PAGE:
Industry rallies behind Landrieu-led panel

Industry rallies behind Landrieu-led panel
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Sen. Mary LandrieuMary Loretta LandrieuCassidy wins reelection in Louisiana Bottom line A decade of making a difference: Senate Caucus on Foster Youth MORE starts her chairmanship on the Senate Energy and Natural Resources Committee on Tuesday.

Hours after being notified that she would take the helm, the Louisiana Democrat shared the news with a room full of utility regulators Tuesday morning.


"I was just told I will be head of the Senate Energy and Natural Resources Committee at 1 p.m. today," Landrieu said on Tuesday.

And the oil-and-gas industry, along with coal advocates, let its excitement be known.

“She has been an outspoken critic of EPA’s misguided carbon regulations, often breaking with party lines in order to voice her concerns about the rules’ devastating economic consequences," the American Coalition for Clean Coal Electricity said in a statement. 

"We hope Senator Landrieu’s chairmanship will inspire a new era of bipartisan cooperation between both chambers of Congress in defending the American people and the American economy against President Obama’s dangerous and reckless carbon rules," the group continued. 

Landrieu's willingness to break with those party lines and align herself with Senate Energy Committee ranking member Sen. Lisa MurkowskiLisa Ann MurkowskiSenate GOP signal they won't filibuster debate of hate crimes bill Trump digs in on attacks against Republican leaders Nixed Interior nominee appointed to different department role  MORE (R-Alaska) might be what keeps her from losing her seat.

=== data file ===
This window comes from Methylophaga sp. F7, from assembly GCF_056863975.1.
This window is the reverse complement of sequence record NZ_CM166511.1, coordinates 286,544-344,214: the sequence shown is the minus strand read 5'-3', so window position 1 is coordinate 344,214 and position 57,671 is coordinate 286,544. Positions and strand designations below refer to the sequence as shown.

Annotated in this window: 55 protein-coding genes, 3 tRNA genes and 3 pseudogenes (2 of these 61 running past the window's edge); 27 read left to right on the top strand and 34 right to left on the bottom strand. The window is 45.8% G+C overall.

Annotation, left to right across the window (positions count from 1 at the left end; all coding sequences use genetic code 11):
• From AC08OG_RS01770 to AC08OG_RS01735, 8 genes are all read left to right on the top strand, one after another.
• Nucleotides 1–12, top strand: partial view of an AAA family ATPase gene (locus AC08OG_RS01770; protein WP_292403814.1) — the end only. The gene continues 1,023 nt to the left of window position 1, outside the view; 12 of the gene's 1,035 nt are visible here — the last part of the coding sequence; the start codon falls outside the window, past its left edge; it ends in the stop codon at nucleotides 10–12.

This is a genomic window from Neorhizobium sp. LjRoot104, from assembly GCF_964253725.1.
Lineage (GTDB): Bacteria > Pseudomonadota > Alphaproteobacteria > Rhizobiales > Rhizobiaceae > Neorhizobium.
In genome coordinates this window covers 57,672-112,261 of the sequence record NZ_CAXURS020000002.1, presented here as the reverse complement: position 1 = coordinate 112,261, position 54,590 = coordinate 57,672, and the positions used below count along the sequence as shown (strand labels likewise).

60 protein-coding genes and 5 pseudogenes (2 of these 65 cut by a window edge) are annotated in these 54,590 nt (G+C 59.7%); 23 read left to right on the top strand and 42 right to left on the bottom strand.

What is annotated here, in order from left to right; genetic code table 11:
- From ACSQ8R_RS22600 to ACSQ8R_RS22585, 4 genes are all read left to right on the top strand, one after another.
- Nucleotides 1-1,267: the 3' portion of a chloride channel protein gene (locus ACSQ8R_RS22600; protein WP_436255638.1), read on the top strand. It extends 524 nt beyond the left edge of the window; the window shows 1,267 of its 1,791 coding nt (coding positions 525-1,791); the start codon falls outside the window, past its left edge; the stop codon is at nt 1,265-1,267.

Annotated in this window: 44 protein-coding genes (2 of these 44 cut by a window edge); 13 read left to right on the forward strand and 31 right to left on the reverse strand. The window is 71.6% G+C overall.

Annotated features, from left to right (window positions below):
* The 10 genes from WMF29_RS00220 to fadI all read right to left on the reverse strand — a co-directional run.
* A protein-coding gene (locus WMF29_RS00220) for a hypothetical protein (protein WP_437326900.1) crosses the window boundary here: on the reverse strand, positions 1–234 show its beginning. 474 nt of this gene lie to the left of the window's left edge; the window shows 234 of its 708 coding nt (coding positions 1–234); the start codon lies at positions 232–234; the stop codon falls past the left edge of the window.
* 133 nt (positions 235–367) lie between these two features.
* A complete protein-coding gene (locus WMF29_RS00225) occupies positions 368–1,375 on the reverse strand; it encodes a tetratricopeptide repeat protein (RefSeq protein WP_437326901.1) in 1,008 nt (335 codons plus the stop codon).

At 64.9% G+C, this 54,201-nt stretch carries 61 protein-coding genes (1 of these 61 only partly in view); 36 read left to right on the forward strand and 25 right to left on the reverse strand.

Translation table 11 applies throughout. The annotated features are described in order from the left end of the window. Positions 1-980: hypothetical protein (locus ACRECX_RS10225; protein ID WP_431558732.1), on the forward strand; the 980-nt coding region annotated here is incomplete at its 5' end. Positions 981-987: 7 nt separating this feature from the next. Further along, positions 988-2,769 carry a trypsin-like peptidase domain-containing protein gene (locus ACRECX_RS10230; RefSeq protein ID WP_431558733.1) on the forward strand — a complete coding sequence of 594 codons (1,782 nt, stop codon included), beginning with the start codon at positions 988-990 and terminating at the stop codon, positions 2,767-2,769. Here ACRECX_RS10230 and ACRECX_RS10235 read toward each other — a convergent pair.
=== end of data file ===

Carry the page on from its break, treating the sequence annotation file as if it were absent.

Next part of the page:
It will be a difficult battle come November as billionaire environmentalist Tom Steyer's NextGen Climate Action group has shown it is willing to target Landrieu even as Democrats are on the edge of losing the Senate during the midterms.

Still, Landrieu's energy focus could prevail despite blows from the green base.

Top oil lobby American Petroleum Institute said Landrieu's chairmanship comes at a "critical moment for U.S. energy policy."

Landrieu has already expressed a desire to push Keystone XL approval, opening up the ban on crude oil exports, and more.

Landrieu and Murkowski have yet to discuss what is at the top of their priority list but Murkowski said on Tuesday that the election year will make it difficult to get more controversial policies passed.

Sen. Ron Wyden (D-Ore.), the former head of the committee, will move to take the chairmanship of the Senate Finance Committee upon Max Baucus's (D-Mont.) resignation to become the U.S. ambassador to China.